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01.12.2015 | Research article | Ausgabe 1/2015 Open Access

BMC Public Health 1/2015

Impact of migration origin on individual protection strategies against sexual transmission of HIV in Paris metropolitan area, SIRS cohort study, France

Zeitschrift:
BMC Public Health > Ausgabe 1/2015
Autoren:
Thomas Kesteman, Annabelle Lapostolle, Dominique Costagliola, Véronique Massari, Pierre Chauvin
Wichtige Hinweise

Electronic supplementary material

The online version of this article (doi:10.​1186/​s12889-015-2051-4) contains supplementary material, which is available to authorized users.

Competing interests

The authors declare that they have no competing interests.

Authors’ contributions

TK: has made substantial contributions to conception and design, acquisition of data, analysis and interpretation of data and has been involved in drafting the manuscript and revising it critically for important intellectual content. AL: has made substantial contributions to conception and design, or acquisition of data, analysis and interpretation of data and has been involved in drafting the manuscript and revising it critically for important intellectual content. VM: has been involved in drafting the manuscript and revising it critically for important intellectual content. DC: has been involved in drafting the manuscript and revising it critically for important intellectual content. PC: has made substantial contributions to conception and design, or acquisition of data, analysis and interpretation of data and have been involved in drafting the manuscript and revising it critically for important intellectual content. All authors have given final approval of the version to be published.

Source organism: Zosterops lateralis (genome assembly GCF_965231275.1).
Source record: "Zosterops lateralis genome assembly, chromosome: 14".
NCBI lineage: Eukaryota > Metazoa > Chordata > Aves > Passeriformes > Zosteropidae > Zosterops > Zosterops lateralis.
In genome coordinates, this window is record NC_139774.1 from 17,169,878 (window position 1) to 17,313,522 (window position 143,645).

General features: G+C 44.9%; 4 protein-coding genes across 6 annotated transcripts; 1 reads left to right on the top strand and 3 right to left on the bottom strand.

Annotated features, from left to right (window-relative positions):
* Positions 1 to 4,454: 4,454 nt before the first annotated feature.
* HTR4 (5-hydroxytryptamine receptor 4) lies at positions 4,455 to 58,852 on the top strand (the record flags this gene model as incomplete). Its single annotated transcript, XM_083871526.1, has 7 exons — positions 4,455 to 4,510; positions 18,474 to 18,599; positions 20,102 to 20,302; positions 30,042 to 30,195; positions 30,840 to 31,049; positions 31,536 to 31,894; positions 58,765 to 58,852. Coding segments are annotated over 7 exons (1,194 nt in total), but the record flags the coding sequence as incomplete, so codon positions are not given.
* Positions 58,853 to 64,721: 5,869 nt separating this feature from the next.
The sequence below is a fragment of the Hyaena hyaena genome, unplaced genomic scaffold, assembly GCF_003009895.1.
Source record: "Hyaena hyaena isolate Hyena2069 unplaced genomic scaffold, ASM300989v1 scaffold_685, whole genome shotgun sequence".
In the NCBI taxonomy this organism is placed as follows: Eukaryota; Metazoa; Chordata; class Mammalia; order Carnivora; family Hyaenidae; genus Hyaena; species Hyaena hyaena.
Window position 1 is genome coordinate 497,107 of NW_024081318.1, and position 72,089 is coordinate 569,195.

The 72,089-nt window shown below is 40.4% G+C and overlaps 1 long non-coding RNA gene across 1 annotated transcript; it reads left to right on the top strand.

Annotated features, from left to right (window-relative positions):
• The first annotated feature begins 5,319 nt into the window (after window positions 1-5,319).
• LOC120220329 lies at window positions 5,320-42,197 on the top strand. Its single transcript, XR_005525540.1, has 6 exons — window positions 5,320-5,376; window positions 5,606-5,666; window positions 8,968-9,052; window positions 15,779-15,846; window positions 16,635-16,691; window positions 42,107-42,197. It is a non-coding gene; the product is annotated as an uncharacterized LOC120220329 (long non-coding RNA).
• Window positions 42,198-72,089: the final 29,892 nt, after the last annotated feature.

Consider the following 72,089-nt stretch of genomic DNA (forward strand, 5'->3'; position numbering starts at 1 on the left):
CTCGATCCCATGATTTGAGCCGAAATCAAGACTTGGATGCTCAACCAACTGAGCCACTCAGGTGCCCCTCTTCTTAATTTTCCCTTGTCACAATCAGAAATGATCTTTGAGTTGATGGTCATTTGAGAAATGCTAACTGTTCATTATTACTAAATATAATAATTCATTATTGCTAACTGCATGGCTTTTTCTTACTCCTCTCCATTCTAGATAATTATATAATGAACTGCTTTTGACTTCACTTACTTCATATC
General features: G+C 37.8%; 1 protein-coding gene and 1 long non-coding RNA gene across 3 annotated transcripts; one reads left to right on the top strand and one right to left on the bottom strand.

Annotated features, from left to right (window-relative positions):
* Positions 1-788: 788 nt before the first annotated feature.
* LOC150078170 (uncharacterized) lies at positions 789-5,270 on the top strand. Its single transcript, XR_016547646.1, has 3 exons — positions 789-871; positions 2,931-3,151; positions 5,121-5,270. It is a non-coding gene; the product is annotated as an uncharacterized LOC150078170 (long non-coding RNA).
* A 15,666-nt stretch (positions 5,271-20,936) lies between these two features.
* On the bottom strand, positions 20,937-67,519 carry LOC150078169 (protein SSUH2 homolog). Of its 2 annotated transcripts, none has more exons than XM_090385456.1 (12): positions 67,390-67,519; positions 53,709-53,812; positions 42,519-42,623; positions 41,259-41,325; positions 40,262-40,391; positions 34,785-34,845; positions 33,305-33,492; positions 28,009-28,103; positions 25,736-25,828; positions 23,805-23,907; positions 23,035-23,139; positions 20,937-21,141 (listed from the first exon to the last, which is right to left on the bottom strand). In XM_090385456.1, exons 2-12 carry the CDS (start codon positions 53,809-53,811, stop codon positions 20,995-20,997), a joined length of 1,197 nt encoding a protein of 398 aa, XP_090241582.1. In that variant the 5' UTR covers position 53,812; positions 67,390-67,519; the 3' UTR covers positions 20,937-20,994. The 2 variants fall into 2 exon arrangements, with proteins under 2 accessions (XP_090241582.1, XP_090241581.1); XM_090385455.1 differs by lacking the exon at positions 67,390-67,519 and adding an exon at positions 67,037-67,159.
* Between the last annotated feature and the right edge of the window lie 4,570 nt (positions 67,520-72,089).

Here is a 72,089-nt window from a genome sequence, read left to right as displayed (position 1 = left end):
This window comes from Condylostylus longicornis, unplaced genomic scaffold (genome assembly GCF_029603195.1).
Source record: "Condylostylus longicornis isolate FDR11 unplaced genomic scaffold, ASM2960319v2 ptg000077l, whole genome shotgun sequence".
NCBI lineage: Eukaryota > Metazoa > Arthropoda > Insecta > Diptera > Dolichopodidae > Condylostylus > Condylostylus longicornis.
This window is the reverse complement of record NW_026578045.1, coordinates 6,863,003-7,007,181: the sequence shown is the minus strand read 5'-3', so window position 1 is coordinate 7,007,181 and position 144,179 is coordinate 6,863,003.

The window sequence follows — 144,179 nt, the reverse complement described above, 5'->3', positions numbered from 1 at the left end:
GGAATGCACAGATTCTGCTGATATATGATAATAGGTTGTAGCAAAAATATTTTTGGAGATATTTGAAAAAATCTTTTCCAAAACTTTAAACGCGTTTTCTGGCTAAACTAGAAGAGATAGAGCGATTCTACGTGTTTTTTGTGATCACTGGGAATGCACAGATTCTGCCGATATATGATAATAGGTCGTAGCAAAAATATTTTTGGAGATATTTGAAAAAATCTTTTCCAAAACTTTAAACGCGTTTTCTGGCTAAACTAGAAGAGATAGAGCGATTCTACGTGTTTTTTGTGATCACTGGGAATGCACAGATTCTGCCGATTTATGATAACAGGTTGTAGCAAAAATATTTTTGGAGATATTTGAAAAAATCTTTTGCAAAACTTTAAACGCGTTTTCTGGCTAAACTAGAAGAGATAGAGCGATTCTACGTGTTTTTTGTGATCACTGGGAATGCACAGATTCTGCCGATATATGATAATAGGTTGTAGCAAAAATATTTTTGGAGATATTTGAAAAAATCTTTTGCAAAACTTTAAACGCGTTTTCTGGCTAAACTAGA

Abstract

Background

The impact of migration and country or region of origin on sexual behaviours and prevention of the sexual transmission of HIV has been scarcely studied in France. The objective of this study was to evaluate if and how individual attitudes of prevention towards HIV infection are different according to country or region of origins in Paris area, France.

Methods

3006 individuals were interviewed in the Paris metropolitan area in 2010. Outcome variables were (i) the intention of the individual to protect oneself against HIV, and (ii) the adoption of a condom-based approach for protection against HIV. To explore factors associated with these outcomes, we constructed multivariate logistic regression models, first taking into account only demographic variables –including country of origin-, then successively adding socioeconomic variables and variables related to sexual behaviour and HIV perception and prevention behaviour.

Results

French and foreign people who have origins in Sub-Saharan Africa declared more intentions to protect themselves than French people with French parents (in foreign men, aOR = 3.43 [1.66–7.13]; in foreign women, aOR = 2.94 [1.65–5.23]), but did not declare more recourse to a condom-based approach for protection against HIV (in foreign men, aOR = 1.38 [0.38–4.93]; in foreign women, aOR = 0.93 [0.40–2.18]). Conversely, foreign women and French women from foreign origin, especially from Maghreb (Northern Africa), reported less intention of protection than French women with French parents.

Conclusions

These results underline the importance of taking culture and origins of target populations into consideration when designing information, education and communication about HIV and sexually transmitted diseases. These results also draw attention to fractions of the general population that could escape from prevention messages.
Zusatzmaterial
Additional file 1: Complete intermediate multivariate models.
12889_2015_2051_MOESM1_ESM.xlsx
Literatur
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